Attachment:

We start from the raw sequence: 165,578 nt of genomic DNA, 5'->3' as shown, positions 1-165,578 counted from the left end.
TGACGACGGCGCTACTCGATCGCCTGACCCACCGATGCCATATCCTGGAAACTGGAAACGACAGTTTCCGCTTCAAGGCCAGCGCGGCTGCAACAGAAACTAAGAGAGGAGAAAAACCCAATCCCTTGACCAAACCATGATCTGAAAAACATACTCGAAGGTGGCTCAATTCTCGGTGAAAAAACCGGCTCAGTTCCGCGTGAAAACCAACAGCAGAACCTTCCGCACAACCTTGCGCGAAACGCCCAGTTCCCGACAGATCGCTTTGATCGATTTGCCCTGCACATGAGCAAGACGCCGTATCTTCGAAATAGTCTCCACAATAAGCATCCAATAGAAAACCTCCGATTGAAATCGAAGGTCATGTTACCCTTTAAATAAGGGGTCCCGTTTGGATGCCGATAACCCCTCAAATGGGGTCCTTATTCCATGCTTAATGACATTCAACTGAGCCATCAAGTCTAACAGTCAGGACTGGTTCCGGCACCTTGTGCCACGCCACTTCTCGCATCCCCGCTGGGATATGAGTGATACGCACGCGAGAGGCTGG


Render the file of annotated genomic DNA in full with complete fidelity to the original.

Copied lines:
We start from the raw sequence: 165,578 nt of genomic DNA, 5'->3' as shown, positions 1-165,578 counted from the left end.
TGACGACGGCGCTACTCGATCGCCTGACCCACCGATGCCATATCCTGGAAACTGGAAACGACAGTTTCCGCTTCAAGGCCAGCGCGGCTGCAACAGAAACTAAGAGAGGAGAAAAACCCAATCCCTTGACCAAACCATGATCTGAAAAACATACTCGAAGGTGGCTCAATTCTCGGTGAAAAAACCGGCTCAGTTCCGCGTGAAAACCAACAGCAGAACCTTCCGCACAACCTTGCGCGAAACGCCCAGTTCCCGACAGATCGCTTTGATCGATTTGCCCTGCACATGAGCAAGACGCCGTATCTTCGAAATAGTCTCCACAATAAGCATCCAATAGAAAACCTCCGATTGAAATCGAAGGTCATGTTACCCTTTAAATAAGGGGTCCCGTTTGGATGCCGATAACCCCTCAAATGGGGTCCTTATTCCATGCTTAATGACATTCAACTGAGCCATCAAGTCTAACAGTCAGGACTGGTTCCGGCACCTTGTGCCACGCCACTTCTCGCATCCCCGCTGGGATATGAGTGATACGCACGCGAGAGGCTGG